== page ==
Nonprofit awards

The Nonprofit Center of the Berkshires, in partnership with The Berkshire Eagle, will present the second annual Berkshire Nonprofit Awards breakfast on Tuesday, May 21, from 8 to 10 a.m. at Berkshire Hills Country Club in Pittsfield. The award recognizes people who work tirelessly in the nonprofit sector to serve the Berkshire community.

Nominations are being solicited from across the Berkshires in seven categories: Executive Leadership, Board Member, Super Staffer, Unsung Hero, Volunteer, Rising Star and Lifetime Achievement. Nineteen honorees (one lifetime achievement and three in each remaining category) will be selected by a committee of business and nonprofit leaders. The nomination form is available online; the deadline for submissions is March 31.

0 Comments
iBerkshires.com welcomes critical, respectful dialogue; please keep comments focused on the issues and not on personalities. Profanity, obscenity, racist language and harassment are not allowed. iBerkshires reserves the right to ban commenters or remove commenting on any article at any time. Concerns may be sent to info@iberkshires.com.

SVMC Creates Virtual Waiting Room to Encourage Distancing

BENNINGTON, Vt. — Beginning June 1, many people who need in-person appointments at Southwestern Vermont Health Care's hospital and clinics will no longer need to use traditional waiting rooms. A virtual system created by the hospital allows patients to call 802-447-5000 when they arrive in the parking lot and receive a text message when their provider is ready to see them.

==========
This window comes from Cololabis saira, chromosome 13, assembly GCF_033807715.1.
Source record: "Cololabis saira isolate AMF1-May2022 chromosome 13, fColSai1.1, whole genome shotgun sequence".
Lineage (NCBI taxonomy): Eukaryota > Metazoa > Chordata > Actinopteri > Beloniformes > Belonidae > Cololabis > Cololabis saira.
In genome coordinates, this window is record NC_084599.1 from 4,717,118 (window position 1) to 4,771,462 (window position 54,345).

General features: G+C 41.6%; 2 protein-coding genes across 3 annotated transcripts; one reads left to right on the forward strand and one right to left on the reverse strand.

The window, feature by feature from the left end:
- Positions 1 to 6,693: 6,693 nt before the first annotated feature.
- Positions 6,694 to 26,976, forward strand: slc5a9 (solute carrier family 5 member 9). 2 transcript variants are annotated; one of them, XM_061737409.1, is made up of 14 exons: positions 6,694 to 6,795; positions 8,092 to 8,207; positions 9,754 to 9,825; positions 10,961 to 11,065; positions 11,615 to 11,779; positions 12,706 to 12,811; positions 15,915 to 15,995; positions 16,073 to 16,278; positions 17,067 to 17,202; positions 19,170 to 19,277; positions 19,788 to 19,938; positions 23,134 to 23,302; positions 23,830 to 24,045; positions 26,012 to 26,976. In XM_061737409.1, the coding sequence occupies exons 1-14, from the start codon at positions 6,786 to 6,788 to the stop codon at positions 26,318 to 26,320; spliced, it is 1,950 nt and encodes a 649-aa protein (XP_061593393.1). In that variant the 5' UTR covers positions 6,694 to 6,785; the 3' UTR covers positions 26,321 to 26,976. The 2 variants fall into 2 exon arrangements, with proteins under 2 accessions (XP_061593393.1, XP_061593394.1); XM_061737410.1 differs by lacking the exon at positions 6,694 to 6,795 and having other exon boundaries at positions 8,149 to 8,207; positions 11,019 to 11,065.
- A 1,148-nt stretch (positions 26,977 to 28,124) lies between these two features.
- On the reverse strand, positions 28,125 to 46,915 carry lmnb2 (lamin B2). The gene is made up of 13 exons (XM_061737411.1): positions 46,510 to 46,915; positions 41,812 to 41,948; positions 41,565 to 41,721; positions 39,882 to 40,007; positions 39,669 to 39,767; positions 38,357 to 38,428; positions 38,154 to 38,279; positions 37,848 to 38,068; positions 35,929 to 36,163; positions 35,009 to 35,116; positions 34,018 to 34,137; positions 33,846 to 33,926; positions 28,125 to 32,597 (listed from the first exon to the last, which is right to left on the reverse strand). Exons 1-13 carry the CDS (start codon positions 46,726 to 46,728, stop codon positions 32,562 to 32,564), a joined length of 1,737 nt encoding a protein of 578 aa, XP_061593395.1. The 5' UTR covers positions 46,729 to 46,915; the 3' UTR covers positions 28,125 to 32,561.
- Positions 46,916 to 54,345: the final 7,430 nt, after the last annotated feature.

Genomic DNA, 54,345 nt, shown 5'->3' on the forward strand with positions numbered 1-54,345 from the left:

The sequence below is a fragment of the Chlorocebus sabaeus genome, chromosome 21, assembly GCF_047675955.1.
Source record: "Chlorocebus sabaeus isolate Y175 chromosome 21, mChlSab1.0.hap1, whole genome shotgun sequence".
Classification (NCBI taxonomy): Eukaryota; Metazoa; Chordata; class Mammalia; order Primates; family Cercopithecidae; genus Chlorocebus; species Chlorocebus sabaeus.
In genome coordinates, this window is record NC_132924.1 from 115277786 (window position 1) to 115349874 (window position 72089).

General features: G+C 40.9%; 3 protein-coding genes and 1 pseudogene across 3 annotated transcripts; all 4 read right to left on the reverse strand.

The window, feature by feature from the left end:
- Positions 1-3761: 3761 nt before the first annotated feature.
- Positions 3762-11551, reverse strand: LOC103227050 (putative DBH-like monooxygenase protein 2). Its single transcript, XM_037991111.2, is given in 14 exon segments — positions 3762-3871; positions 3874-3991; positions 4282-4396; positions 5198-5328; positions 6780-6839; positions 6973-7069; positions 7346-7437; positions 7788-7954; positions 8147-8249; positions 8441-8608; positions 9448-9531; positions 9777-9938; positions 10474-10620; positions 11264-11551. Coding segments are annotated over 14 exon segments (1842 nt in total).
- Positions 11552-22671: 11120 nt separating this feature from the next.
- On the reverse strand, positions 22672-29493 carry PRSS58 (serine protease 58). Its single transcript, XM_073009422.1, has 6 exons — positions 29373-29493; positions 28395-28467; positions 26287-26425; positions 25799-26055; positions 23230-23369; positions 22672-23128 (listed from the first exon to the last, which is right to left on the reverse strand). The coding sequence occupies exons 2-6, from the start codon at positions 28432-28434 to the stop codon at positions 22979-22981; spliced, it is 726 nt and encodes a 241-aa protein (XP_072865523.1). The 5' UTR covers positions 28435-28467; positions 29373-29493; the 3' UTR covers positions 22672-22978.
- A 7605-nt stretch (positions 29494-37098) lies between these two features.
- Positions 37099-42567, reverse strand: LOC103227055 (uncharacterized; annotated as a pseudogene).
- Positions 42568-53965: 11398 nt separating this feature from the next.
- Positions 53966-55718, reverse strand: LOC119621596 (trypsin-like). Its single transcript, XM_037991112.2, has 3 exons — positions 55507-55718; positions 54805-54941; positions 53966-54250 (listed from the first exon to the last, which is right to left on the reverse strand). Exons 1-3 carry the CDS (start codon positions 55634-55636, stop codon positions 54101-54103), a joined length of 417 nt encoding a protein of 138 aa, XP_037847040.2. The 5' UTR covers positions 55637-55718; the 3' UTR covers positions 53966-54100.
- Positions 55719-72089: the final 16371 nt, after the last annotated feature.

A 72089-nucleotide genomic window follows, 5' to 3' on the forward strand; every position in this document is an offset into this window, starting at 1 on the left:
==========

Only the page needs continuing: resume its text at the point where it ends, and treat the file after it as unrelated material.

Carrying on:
SVMC's outpatient and inpatient surgeries and diagnostic services, like those for imaging and laboratory work, have resumed with enhanced safety protocols per the directive of Gov. Phil Scott. The health system's emergency department, ExpressCare, emergency surgical services, and most of its primary and specialty practices remained open during the pandemic.

"SVHC has provided safe, high-quality care throughout the pandemic," said Dr. Thomas A. Dee, SVHC's president and CEO. "Innovation has been an important part of providing care during these extraordinary times and this new program decreases the number of people in our waiting rooms and allows them to stay the recommended 6 feet apart or more."

In order to use the virtual waiting room, patients must be able to wait in their vehicle and have a charged cell phone with them. They will receive the virtual waiting room telephone number during their appointment-reminder telephone call. Signs outside the building and at the respiratory check-in stations inside the main hospital and medical office building entrances will also include the number to call.

Patients simply call the number when they arrive in the parking lot and wait in their cars. When the provider is ready to see them, they will receive a text message alert to indicate that they should come in.

"We love that we can use the same technology that most people carry with them to help people stay socially distanced," said registered nurse Gail Balch, who directs information technology at SVMC. "It's through innovations like this one that we are able to resume services safely and ensure patients receive the care they need."

Hospital and clinic staff anticipate that the new program will allow greater distance between people who must use traditional waiting rooms, including those who walked or took public transportation to their appointment and those who do not have a cell phone.

View Full Story

More Vermont Stories